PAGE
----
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Carson County Locales/Creeks

WHITE DEER CREEK. White Deer Creek rises southeast of Skellytown in eastern Carson County (at 3528' N, 10110' W) and flows north twenty-six miles to join the Canadian River in eastern Hutchinson County (at 3552' N, 10108' W). It runs through flat to rolling terrain with some steep slopes, where clay and sandy loams support cacti, brush, and grasses. The stream, once on Diamond F ranges, gave its name to the White Deer Lands Company and the town of White Deer to the south. It drains the Skellytown oilfield and a vast ranching area.



DIXON CREEK (Carson County). Dixon Creek, sometimes known as Limestone Creek, rises in north central Carson County (at 3534' N, 10121' W) at the confluence of two of its three branches; the third branch joins it a mile south of the Hutchinson county line. The creek runs north for twelve miles to its mouth on the Canadian River, northeast of Borger and Phillips in southern Hutchinson County (at 3545' N, 10121' W). Dixon Creek is in the center of the Borger oilfield, where many of the early strikes that touched off the Panhandle boom of the late 1920s were made. The stream traverses an area with deep sandy loams and was named for the frontier scout William (Billy) Dixon. The headquarters of the Dixon Creek division of the Four Sixes Ranch is located in Carson County near the middle branch of the creek.

H. Allen Anderson



HILL CREEK (Carson County). Hill Creek rises in northwestern Carson County (at 3535' N, 10128' W) and runs north for ten miles, across mostly flat rangeland, to its mouth on the Canadian River, northwest of Borger in southern Hutchinson County (at 3544' N, 10128' W). The stream, formerly on the LX Ranch, drains part of the Borger and Pantex oilfields.



ROCK CREEK (Carson County). Rock Creek rises in northern Carson County (at 3532' N, 10129' W) and flows north for twenty miles into the Canadian River northwest of Borger in southwestern Hutchinson County (at 3544' N, 10123' W). It runs through flat land and rolling to steep slopes surfaced by clay and sandy loams that support cacti, brush, and grasses and drains the center of the Pantex oilfield, on which the community of Bunavista is located.



SPRING CREEK (Carson County). Spring Creek rises in east central Carson County (at 3531' N, 10116' W) and flows northward twenty miles until it empties into the Canadian River in the east central part of Hutchinson County (at 3548' N, 10115' W). It flows through flat, rolling, and steep terrain surfaced by clay and sandy loams that support cacti, brush, and grasses. Once part of the Diamond F ranges, it drains a vast ranching and oil producing area.



BEAR CREEK (Carson County). Bear Creek rises at the junction of its east and west forks in central Carson County (at 3531' N, 10118' W) and flows to the north for seventeen miles to its mouth on the Canadian River, northeast of Borger in southern Hutchinson County (at 3546' N, 10119' W). The stream, in the Dixon Creek Division of the Four Sixes Ranch, is in the center of the vast Panhandle oilfield, a harsh, mostly flat area of sandy soils that support brush, grasses, mesquite, and cacti.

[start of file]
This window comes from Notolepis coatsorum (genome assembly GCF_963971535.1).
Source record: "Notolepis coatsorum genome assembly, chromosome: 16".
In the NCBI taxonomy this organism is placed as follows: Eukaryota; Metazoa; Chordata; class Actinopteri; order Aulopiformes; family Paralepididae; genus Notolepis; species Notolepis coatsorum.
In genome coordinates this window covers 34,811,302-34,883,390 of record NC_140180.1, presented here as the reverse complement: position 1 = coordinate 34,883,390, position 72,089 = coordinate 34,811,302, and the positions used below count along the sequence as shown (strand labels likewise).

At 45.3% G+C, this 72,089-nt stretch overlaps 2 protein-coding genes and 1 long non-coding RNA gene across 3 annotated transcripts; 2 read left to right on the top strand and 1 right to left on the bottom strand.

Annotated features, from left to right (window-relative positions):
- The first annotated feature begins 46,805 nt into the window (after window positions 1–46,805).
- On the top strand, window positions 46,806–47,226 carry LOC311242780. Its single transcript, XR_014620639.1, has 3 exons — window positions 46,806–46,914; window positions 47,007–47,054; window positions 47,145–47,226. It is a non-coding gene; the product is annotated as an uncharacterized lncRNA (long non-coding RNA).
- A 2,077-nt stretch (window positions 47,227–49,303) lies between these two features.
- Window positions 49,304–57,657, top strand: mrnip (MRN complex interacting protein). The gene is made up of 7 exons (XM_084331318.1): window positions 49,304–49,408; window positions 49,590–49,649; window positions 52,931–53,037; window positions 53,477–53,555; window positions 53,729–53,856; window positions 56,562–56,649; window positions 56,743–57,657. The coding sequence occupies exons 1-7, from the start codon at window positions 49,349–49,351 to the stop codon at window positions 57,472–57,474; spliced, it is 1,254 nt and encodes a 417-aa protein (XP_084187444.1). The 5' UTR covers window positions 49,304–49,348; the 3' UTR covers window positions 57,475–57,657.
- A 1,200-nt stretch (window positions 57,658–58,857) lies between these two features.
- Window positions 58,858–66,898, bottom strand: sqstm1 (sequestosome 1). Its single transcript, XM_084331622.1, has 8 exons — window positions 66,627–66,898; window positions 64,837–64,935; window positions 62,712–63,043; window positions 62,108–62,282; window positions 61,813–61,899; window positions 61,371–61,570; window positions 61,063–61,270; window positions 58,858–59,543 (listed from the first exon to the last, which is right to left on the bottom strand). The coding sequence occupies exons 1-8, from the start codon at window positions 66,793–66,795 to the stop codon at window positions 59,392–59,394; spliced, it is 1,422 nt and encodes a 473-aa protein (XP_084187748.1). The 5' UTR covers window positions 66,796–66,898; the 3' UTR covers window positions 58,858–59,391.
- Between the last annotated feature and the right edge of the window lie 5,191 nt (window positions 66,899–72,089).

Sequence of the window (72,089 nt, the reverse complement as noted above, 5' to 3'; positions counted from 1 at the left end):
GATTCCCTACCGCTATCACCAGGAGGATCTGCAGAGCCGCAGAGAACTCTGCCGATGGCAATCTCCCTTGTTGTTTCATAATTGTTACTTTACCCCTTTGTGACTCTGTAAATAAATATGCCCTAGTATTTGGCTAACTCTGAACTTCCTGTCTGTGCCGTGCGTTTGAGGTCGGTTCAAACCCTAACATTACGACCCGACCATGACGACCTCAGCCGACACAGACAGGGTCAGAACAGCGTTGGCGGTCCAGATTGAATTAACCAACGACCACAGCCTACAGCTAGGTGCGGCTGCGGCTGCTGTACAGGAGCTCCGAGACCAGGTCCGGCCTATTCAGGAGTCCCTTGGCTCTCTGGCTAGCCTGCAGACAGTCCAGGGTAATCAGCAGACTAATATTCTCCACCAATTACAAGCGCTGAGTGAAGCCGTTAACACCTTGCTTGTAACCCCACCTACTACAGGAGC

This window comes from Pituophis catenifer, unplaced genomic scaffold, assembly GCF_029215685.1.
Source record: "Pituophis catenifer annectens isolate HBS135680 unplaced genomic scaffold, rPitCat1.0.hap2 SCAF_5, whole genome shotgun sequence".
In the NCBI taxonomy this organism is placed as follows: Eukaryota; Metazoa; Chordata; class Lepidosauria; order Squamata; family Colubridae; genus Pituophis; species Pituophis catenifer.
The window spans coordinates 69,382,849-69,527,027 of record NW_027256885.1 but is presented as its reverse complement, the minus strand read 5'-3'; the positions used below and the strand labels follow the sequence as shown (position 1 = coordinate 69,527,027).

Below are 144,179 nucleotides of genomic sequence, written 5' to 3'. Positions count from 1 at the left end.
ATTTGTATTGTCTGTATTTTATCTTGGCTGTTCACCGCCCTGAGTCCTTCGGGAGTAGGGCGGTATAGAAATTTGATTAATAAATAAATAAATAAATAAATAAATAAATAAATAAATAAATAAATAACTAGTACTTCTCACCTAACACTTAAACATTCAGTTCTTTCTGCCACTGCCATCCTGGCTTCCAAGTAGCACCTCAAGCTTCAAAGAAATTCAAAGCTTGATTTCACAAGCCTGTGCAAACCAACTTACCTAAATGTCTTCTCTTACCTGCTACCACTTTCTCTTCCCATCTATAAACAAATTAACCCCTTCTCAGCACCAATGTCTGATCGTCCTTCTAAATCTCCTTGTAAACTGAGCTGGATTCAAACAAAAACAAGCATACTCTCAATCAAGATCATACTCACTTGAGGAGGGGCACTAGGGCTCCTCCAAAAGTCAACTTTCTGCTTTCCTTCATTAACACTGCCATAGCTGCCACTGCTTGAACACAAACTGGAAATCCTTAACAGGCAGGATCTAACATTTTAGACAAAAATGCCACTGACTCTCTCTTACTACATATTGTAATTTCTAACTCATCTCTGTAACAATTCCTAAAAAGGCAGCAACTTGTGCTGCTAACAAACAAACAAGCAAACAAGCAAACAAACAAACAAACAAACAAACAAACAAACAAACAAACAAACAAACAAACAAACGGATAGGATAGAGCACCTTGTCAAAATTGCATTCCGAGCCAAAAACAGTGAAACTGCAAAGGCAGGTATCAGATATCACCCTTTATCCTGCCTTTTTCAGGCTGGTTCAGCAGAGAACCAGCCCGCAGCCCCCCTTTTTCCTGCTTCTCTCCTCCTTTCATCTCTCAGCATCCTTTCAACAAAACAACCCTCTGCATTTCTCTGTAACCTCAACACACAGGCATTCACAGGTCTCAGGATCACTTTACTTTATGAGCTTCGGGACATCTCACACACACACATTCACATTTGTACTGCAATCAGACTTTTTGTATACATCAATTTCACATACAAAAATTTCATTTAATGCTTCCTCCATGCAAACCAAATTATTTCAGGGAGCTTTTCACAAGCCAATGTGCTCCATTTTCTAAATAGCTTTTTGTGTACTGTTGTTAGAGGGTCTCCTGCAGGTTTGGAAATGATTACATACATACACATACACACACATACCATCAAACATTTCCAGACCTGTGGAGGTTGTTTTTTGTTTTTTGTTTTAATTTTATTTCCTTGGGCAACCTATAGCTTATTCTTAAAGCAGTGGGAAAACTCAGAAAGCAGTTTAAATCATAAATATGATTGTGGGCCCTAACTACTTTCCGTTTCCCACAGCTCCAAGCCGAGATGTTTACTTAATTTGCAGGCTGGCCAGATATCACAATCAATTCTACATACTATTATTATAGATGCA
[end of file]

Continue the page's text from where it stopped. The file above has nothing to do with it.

ANTELOPE CREEK (Carson County). Antelope Creek starts where its east and west forks join, northwest of Panhandle in northwestern Carson County (at 3535' N, 10132' W), and flows north through a ranching and oil area for twelve miles to its mouth on the Canadian River, east of Sanford in southwestern Hutchinson County (at 3544' N, 10129' W). The stream was once a part of the LX Ranch. It gave its name to the Antelope Creek Focus, the common term used by archeologists for sites of pre-Columbian Indian slab-house ruins in the general area. The stream crosses an area of rolling to steeply sloping terrain and loamy and clayey soils. The vegetation includes juniper, cacti, and sparse grasses.



SALT FORK OF THE RED RIVER. The Salt Fork of the Red River rises near the Carson county line in northeastern Armstrong County (at 3509' N, 10121' W) and flows southeast across central Donley and Collingsworth counties. When it crosses the 100th meridian at the eastern boundary of Collingsworth County, it enters Oklahoma and flows east across north central Harmon and southern Greer counties. Southeast of Mangum it turns south and crosses central Jackson County to its mouth on the Prairie Dog Town Fork of the Red River, opposite the northernmost point of Wilbarger County, Texas, sixteen miles northwest of Vernon (at 3427' N, 9921' W). The Salt Fork and its Panhandle tributaries were the scene of military activity during the Red River War in 1874. Several early ranches, including the Half Circle K, the RO, the Spade, and the Rocking Chair, owned land on or near the stream. Clarendon was established on the Salt Fork in 1878 but moved five miles south to the Fort Worth and Denver Railway nine years later; now the original site in Donley County is partially inundated by Greenbelt Lake, with the community of Howardwick on its north shore.



ANTELOPE CREEK starts where its east and west forks join, northwest of Panhandle in northwestern Carson County (at 3535' N, 10132' W), and flows north through a ranching and oil area for twelve miles to its mouth on the Canadian River, east of Sanford in southwestern Hutchinson County (at 3544' N, 10129' W). The stream was once a part of the LX Ranch. It gave its name to the Antelope Creek Focus, the common term used by archeologists for sites of pre-Columbian Indian slab-house ruins in the general area. The stream crosses an area of rolling to steeply sloping terrain and loamy and clayey soils. The vegetation includes juniper, cacti, and sparse grasses.

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